Working together is pretty easy too, thanks to the internet and smart phones.

I’ll usually call whenever I’m walking to work to talk about the latest script ideas and developments.

Tim: We’ve been working on the whole concept for over a year now, going at it hard. We haven’t had any fights, which is surprising, because we both can be pretty hard-headed and stubborn. Working with Ben is like working with a colleague rather than my son. Of course, the fact that he is my son and that we’re having this great time together makes Hawken all the more exciting. The project is just as fresh to us now as it was over a year ago.

Hawken #2 cover

Hawken #2 cover


Westfield: If this miniseries does well, do you have more Hawken tales to tell?

Ben: We sure do. There is a sprawling back story left to explore, and an interesting future as Hawken plows forward on his quest for revenge. And, once you learn that the ghosts who follow him could be old friends, bested rivals, or somebody who just looked at Hawken the wrong way, this vast history between Hawken and these supporting characters opens up.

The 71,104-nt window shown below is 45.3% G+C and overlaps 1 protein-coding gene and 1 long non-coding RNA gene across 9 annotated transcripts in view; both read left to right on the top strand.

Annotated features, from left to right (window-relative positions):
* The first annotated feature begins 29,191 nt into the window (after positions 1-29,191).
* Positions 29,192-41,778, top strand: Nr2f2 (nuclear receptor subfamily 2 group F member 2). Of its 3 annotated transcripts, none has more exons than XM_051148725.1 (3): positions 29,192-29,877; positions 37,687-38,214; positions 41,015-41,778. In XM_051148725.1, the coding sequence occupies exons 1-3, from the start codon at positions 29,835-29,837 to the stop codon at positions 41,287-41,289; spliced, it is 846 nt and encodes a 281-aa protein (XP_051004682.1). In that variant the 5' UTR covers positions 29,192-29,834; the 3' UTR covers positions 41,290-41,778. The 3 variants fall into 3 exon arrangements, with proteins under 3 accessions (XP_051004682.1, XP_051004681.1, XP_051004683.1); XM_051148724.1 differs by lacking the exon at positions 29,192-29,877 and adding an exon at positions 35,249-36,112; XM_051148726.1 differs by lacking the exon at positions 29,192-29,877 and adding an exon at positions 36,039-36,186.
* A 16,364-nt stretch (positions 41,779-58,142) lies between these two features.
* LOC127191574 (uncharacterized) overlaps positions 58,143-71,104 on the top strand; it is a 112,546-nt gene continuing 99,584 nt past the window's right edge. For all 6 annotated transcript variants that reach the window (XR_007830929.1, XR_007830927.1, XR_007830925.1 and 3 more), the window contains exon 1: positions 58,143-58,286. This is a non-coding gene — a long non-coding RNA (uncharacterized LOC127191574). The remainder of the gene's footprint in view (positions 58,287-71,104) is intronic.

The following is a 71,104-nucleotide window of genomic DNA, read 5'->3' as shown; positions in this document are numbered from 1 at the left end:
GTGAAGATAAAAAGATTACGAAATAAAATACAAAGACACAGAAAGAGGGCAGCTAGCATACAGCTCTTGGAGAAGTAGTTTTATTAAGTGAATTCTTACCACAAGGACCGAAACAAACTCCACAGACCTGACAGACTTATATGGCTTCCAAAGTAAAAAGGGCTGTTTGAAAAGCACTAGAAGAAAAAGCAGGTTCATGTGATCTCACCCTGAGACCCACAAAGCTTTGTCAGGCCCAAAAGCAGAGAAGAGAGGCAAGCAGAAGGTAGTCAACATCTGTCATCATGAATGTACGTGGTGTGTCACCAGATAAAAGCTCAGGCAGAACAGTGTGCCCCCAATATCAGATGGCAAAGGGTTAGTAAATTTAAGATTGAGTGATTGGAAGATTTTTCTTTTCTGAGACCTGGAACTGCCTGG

Tim: I’d love Hawken to just go on and on and on. We could easily do four or more arcs of material. I’ve never quite so welded to a project before. This thing is epic. We have to take it past the first arc.

Ben: The way this story started was we were just throwing ideas for scenes back and forth, back and forth. We wound up with a huge pile of scenarios, and we picked the ones that stuck out the most and started finding all the pieces where they could fit together. In the end we came up with a really solid story full of big action sequences, plot twists, cat-and-mouse elements, detective bits, drama, and heart.

I can’t wait until people have read all six issues. I think they’ll be very happy with the whole experience.